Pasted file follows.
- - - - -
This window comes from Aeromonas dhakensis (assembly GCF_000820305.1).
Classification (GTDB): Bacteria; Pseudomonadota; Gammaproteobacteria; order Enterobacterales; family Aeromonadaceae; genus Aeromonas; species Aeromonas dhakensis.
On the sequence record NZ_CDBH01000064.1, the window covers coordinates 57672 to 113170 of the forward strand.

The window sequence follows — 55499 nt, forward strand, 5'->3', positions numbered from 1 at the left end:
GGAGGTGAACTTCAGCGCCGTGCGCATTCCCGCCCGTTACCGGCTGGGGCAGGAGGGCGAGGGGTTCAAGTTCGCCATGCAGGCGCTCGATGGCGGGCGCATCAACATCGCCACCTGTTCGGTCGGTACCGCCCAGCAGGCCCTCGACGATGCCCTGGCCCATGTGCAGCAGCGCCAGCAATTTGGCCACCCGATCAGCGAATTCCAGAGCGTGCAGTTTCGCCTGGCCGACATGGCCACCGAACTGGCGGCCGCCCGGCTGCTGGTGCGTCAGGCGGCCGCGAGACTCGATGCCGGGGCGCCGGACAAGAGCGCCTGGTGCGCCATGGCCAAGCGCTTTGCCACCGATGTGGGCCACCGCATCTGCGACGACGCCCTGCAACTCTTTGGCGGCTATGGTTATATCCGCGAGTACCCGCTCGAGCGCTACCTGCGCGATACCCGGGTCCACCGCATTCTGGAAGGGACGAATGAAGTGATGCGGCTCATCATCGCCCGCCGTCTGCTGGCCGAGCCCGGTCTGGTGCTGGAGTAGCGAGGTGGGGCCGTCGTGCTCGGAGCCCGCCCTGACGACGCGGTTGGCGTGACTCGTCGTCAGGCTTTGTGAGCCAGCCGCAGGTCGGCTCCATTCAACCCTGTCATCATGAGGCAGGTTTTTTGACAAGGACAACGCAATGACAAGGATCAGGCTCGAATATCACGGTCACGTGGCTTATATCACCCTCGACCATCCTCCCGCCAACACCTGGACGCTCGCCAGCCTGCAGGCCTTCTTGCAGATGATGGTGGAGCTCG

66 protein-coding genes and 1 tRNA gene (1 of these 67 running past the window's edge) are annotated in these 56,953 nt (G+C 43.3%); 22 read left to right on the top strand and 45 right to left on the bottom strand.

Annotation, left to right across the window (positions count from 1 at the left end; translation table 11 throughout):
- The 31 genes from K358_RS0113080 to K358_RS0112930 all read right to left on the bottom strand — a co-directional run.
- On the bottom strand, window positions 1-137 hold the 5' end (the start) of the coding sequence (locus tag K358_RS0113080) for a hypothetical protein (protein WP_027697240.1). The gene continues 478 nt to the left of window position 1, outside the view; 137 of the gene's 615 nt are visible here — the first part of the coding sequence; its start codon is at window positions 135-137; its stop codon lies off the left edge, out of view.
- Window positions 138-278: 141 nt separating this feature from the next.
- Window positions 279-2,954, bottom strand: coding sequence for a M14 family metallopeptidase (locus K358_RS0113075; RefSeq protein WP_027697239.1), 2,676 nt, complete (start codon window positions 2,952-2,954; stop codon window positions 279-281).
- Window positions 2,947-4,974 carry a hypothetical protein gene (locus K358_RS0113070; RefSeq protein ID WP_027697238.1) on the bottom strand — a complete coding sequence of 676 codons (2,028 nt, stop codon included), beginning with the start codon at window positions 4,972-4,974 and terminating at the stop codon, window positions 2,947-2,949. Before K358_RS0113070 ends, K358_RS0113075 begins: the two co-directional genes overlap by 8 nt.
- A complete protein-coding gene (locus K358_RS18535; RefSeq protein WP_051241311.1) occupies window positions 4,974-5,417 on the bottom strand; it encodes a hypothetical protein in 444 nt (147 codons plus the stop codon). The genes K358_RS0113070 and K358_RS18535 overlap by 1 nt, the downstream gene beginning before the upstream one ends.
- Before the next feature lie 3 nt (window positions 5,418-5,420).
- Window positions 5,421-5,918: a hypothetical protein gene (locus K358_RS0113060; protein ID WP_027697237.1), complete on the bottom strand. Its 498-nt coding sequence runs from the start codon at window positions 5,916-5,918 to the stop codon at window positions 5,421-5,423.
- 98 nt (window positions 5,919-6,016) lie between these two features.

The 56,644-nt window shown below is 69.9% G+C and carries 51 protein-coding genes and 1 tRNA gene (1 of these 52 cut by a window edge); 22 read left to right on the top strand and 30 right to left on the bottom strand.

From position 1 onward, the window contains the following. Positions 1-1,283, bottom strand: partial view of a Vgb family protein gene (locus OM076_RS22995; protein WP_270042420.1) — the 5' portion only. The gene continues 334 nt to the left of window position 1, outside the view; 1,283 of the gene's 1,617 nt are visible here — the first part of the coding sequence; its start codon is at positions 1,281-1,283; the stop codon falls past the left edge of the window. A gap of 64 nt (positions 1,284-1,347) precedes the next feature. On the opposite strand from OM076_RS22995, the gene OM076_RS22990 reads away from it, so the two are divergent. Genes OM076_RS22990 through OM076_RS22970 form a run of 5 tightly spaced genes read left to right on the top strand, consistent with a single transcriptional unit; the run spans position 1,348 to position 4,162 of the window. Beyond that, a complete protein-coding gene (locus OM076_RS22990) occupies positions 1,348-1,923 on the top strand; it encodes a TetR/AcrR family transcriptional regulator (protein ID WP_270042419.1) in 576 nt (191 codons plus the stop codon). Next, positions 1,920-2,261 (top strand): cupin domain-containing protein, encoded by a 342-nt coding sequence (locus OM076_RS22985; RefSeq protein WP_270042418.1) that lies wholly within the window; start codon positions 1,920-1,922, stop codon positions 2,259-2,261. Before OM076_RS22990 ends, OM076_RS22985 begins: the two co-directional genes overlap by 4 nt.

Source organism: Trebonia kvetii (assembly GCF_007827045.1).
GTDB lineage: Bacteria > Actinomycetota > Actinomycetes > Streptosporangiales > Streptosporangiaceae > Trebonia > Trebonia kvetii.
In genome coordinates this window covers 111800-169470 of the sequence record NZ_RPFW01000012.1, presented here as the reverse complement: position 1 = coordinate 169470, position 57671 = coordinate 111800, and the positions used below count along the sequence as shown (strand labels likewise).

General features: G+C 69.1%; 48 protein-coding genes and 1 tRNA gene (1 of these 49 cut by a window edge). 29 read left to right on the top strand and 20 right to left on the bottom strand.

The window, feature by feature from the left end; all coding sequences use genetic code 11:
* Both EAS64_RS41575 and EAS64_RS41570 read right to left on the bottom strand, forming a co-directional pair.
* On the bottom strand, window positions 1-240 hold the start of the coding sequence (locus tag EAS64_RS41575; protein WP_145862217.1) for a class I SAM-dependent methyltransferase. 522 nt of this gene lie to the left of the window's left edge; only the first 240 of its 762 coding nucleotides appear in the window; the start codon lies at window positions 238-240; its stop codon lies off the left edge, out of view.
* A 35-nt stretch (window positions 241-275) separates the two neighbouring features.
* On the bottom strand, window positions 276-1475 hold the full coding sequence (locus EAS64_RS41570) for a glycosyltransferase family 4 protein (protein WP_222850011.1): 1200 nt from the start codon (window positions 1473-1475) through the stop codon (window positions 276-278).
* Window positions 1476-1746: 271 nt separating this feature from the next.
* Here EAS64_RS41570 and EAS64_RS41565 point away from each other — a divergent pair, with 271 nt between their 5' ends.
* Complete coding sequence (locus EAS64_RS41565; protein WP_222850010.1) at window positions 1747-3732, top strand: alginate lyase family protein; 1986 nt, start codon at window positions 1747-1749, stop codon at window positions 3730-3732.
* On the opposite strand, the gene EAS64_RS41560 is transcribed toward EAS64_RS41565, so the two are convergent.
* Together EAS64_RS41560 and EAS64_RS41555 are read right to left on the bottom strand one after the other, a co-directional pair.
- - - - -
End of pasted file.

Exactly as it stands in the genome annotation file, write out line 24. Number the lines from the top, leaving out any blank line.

* Both EAS64_RS41575 and EAS64_RS41570 read right to left on the bottom strand, forming a co-directional pair.